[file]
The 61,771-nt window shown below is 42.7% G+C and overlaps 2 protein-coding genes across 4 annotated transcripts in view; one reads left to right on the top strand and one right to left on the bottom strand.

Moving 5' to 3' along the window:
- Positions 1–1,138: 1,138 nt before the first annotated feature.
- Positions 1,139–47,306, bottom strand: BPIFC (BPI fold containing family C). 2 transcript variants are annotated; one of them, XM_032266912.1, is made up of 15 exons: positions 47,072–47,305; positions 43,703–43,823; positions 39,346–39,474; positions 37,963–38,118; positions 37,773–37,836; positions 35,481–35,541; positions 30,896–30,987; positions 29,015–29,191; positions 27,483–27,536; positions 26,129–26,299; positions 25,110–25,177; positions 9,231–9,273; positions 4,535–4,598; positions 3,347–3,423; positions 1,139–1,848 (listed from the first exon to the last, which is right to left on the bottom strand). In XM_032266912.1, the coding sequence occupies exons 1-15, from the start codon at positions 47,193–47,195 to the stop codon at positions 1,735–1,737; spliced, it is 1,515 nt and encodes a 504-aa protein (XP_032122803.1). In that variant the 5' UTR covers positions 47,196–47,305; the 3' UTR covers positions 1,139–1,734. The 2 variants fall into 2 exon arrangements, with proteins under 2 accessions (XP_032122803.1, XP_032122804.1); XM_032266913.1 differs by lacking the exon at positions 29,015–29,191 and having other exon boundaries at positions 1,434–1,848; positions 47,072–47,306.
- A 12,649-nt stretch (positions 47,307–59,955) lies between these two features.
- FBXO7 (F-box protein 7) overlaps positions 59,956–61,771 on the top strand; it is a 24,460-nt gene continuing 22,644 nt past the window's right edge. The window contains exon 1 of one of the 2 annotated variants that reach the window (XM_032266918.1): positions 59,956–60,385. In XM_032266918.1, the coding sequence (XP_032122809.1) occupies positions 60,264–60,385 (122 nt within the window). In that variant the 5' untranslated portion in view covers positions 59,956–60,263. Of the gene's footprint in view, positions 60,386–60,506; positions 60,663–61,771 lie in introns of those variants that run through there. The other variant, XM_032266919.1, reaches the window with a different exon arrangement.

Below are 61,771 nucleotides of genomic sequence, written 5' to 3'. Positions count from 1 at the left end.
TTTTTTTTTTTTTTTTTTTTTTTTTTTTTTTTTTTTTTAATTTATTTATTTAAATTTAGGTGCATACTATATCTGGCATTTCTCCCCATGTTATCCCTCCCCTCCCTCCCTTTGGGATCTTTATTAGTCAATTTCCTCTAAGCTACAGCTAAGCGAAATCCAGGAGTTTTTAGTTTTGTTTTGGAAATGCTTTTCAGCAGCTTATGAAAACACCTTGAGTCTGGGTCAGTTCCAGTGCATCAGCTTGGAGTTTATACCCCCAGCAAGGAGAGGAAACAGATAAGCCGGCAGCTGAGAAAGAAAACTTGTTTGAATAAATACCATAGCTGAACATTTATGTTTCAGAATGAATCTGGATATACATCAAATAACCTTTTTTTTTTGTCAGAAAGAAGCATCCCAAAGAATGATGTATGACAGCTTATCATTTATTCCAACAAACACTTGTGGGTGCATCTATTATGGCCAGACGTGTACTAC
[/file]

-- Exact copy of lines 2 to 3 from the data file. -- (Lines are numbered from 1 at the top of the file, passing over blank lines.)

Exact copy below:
Moving 5' to 3' along the window:
- Positions 1–1,138: 1,138 nt before the first annotated feature.